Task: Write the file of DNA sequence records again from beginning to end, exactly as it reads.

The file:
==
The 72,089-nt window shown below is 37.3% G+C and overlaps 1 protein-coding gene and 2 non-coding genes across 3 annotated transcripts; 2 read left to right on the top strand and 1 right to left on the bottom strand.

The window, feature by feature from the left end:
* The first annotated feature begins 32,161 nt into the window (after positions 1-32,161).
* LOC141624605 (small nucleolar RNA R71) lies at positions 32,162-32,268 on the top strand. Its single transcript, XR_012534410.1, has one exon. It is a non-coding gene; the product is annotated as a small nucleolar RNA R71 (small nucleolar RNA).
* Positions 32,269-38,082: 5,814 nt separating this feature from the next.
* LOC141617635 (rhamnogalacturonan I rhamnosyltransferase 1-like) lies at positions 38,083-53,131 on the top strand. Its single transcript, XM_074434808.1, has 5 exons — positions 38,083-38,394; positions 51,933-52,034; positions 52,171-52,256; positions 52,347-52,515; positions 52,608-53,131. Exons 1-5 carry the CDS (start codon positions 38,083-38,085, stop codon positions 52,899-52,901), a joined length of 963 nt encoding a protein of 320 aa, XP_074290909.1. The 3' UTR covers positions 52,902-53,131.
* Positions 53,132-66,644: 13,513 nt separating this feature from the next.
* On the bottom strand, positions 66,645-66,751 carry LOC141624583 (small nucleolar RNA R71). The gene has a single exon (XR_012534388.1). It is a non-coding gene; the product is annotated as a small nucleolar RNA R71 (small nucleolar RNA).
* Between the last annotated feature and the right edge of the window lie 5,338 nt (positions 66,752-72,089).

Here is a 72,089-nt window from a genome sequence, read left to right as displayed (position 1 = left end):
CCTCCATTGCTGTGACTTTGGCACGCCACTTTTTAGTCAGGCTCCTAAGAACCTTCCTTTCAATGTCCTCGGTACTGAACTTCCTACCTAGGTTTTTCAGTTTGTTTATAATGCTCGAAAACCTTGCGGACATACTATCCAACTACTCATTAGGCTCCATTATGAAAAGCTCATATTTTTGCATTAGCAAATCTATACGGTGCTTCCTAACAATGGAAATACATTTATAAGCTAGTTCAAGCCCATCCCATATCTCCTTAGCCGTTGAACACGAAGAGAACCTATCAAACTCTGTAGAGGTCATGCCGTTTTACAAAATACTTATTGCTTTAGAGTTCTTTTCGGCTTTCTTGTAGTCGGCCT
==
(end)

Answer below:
The 72,089-nt window shown below is 37.3% G+C and overlaps 1 protein-coding gene and 2 non-coding genes across 3 annotated transcripts; 2 read left to right on the top strand and 1 right to left on the bottom strand.

The window, feature by feature from the left end:
* The first annotated feature begins 32,161 nt into the window (after positions 1-32,161).
* LOC141624605 (small nucleolar RNA R71) lies at positions 32,162-32,268 on the top strand. Its single transcript, XR_012534410.1, has one exon. It is a non-coding gene; the product is annotated as a small nucleolar RNA R71 (small nucleolar RNA).
* Positions 32,269-38,082: 5,814 nt separating this feature from the next.
* LOC141617635 (rhamnogalacturonan I rhamnosyltransferase 1-like) lies at positions 38,083-53,131 on the top strand. Its single transcript, XM_074434808.1, has 5 exons — positions 38,083-38,394; positions 51,933-52,034; positions 52,171-52,256; positions 52,347-52,515; positions 52,608-53,131. Exons 1-5 carry the CDS (start codon positions 38,083-38,085, stop codon positions 52,899-52,901), a joined length of 963 nt encoding a protein of 320 aa, XP_074290909.1. The 3' UTR covers positions 52,902-53,131.
* Positions 53,132-66,644: 13,513 nt separating this feature from the next.
* On the bottom strand, positions 66,645-66,751 carry LOC141624583 (small nucleolar RNA R71). The gene has a single exon (XR_012534388.1). It is a non-coding gene; the product is annotated as a small nucleolar RNA R71 (small nucleolar RNA).
* Between the last annotated feature and the right edge of the window lie 5,338 nt (positions 66,752-72,089).

Here is a 72,089-nt window from a genome sequence, read left to right as displayed (position 1 = left end):
CCTCCATTGCTGTGACTTTGGCACGCCACTTTTTAGTCAGGCTCCTAAGAACCTTCCTTTCAATGTCCTCGGTACTGAACTTCCTACCTAGGTTTTTCAGTTTGTTTATAATGCTCGAAAACCTTGCGGACATACTATCCAACTACTCATTAGGCTCCATTATGAAAAGCTCATATTTTTGCATTAGCAAATCTATACGGTGCTTCCTAACAATGGAAATACATTTATAAGCTAGTTCAAGCCCATCCCATATCTCCTTAGCCGTTGAACACGAAGAGAACCTATCAAACTCTGTAGAGGTCATGCCGTTTTACAAAATACTTATTGCTTTAGAGTTCTTTTCGGCTTTCTTGTAGTCGGCCT